Book review: Open Leadership, by Charlene Li

While the author makes a good case for the importance of social media to business, she hasn't quite produced a book of use to corporate leaders, says Roger Parry.

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Last Updated: 25 Oct 2010

Open Leadership: How social technology can transform the way you lead
Charlene Li
Jossey-Bass £18.99

There is surely no dispute that social media is the current 'big thing'. The impact of YouTube, Facebook, Twitter et al on business, politics, education and science is manifest and growing. An increasing percentage of the population live their lives online and managers need to understand and make use of this powerful new technology.

A couple of years ago, two executives at the highly respected Forrester Research wrote a book called Groundswell, which analysed the social media phenomenon and its potential in the context of marketing to and engaging with consumers. The book was widely praised and became a bestseller. Now one of the authors, Charlene Li, is back with another take on the Zeitgeist. This time it is Open Leadership and it seeks to apply the lessons of social media to managing businesses more effectively.

Li is an established expert with something to sell and has founded her own consulting firm, Altimeter. She has a website, open-leadership.com, which notes that she is a 'much sought-after keynote speaker'. Groundswell was a real groundbreaker in introducing social media. But in Open Leadership, the claims being made for social technology as the basis of a radical management philosophy are pushed a bit too far.

The book is clearly written and features numerous case studies from the likes of Cisco and Dell - the visit to the bridge of the USS Nimitz is certainly worth reading. But, as a thesis on how to manage, it comes over as a manifesto by a committed new media evangelist rather than a practical guide. It is relentlessly enthusiastic about leader-ship by inspiration and is in parts a bit preachy.

The exhortations to engage more openly with staff and customers are convincing but were recognised as best practice long before Mark Zuckerburg dreamed up Facebook.

Li states: 'Open Leadership is about how leaders must let go to succeed' and goes on to define it as 'having the confidence and humility to give up the need to be in control while inspiring commitment from people to accomplish goals'. But much of this message has been heard before. Breaking down barriers and ending command and control are not new concepts.

Li places great store on leaders being 'authentic and transparent'. But these attributes were desirable long before Twitter. They emerged from the democratisation of business and the empowerment of consumers that started in the 1960s.

When it comes to examples of how to use social media, Li is at her most helpful: 'Information is the lubricant of any organisation', she says, 'without it the company comes to a screaming halt'. She cites convincing examples of improving performance by sharing information, such as Best Buy, which engages with consumer electronics enthusiasts to enhance the service and product range in its stores. And she shows how products can be made better with crowd-sourcing, citing catering giant Sodexo, which uses social technology to advance its recruitment efforts.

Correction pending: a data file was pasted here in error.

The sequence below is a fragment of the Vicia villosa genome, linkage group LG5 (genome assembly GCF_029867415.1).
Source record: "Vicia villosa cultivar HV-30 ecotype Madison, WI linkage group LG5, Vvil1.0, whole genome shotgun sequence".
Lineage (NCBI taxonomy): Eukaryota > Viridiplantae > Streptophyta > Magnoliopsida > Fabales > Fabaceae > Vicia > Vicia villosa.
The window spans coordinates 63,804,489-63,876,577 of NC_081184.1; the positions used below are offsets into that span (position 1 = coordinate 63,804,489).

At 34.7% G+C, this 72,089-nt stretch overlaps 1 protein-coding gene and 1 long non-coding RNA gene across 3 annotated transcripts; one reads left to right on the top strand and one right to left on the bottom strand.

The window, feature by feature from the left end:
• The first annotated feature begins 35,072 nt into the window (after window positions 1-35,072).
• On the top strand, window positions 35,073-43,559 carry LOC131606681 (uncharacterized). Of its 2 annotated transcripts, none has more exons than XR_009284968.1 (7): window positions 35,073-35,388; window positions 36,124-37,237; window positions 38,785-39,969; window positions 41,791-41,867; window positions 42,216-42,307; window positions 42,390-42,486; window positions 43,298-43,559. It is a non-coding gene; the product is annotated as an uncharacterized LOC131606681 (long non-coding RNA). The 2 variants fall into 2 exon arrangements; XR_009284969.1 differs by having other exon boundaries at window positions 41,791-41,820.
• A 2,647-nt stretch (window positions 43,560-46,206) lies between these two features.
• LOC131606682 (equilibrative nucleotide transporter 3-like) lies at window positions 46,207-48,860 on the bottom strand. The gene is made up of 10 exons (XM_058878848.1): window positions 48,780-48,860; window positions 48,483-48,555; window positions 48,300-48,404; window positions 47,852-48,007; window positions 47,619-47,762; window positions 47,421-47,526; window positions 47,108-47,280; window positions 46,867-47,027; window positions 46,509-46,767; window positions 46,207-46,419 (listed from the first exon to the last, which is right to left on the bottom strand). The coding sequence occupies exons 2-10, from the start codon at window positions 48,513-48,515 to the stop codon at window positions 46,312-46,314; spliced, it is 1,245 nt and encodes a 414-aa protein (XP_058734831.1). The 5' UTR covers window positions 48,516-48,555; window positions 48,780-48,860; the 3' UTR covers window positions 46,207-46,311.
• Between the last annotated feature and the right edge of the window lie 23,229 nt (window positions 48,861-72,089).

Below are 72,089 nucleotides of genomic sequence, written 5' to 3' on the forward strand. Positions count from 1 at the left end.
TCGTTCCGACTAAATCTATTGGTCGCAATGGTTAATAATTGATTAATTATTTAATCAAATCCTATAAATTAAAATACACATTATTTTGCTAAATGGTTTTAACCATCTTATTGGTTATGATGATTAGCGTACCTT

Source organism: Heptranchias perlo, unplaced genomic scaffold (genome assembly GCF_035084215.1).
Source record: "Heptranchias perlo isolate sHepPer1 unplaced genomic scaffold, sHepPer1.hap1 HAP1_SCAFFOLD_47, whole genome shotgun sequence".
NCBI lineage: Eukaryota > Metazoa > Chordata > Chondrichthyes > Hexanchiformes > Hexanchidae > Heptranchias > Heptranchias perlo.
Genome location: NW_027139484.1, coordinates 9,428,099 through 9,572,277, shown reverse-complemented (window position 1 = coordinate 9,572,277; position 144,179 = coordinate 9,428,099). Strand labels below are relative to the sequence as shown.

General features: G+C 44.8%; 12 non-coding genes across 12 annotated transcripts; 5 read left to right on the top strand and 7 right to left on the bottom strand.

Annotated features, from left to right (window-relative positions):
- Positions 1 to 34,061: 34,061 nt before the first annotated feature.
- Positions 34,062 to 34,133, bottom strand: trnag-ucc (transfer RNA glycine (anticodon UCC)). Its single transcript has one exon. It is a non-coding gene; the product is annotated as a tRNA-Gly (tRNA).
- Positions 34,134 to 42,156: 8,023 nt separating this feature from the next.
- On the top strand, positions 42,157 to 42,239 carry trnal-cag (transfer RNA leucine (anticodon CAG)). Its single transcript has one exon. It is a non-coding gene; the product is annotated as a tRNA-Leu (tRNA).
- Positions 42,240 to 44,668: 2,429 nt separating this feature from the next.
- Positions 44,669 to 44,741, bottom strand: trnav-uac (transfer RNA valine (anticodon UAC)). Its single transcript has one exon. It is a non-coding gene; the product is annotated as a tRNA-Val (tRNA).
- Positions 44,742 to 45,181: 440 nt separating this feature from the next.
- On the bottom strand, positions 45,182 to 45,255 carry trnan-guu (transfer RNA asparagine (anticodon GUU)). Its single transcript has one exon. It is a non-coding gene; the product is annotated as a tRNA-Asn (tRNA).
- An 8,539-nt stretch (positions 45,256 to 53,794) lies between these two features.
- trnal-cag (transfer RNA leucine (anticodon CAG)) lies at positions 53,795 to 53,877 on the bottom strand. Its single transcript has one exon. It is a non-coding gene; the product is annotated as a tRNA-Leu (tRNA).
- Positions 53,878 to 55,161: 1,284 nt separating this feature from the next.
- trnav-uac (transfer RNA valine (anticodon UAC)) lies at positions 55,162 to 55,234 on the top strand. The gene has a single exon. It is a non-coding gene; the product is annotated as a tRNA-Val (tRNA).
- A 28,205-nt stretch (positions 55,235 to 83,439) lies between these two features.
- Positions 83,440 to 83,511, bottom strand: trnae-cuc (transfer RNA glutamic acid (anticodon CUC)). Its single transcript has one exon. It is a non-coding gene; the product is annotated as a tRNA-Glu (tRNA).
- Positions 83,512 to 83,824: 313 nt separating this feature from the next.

It is not clear who the audience is for this book. The title implies it's aimed at CEOs but it's full of how-to-do lists which may be of more use to HR professionals. It would be easy, and unfair, to dismiss Open Leadership for having too much consulting jargon. But for those who don't like it, be warned - there is a lot. You have 'sandbox covenants', 'openness audits', an 'engagement pyramid' and a four-box matrix of leadership archetypes. This suggests that, based on their degree of optimism and independence, managers are classified as 'cautious testers'; 'worried sceptics'; 'realist optimists' or 'transparent evangelists'. This is an interesting parlour game but doesn't translate into any convincing actions.

Social media is transforming the relationship between customers, corporations and employees. Open Leadership does illuminate this profound phenomenon. It makes the case for more collaborative problem solving.

What it does not do is convince readers that social media is a management panacea. Managers cannot ignore social media. It would be like saying 'we are a company that does not use the telephone' but whether reading this book is the best way to harness this new technology is open to question.

If you think social media is a fad you can afford to let pass you by you should read Open Leadership to realise that it isn't. But if you are looking for the silver bullet for enhanced corporate performance you won't find it here.

So in summary this book is a valuable guide to social media thinking, written by a genuine expert with real skill.

There is no doubt all organisations - public and private - need to become more open to thrive. But Open Leadership feels more like a slick sales brochure than a robust management blueprint.

Those who realise they must come to grips with the topic might be better off buying Groundswell as a primer or jump to what one suspects is the ultimate goal of the book and sign up Charlene Li and Altimeter to do a seminar.

- Roger Parry is chairman of several companies including Future, Media Square and YouGov.

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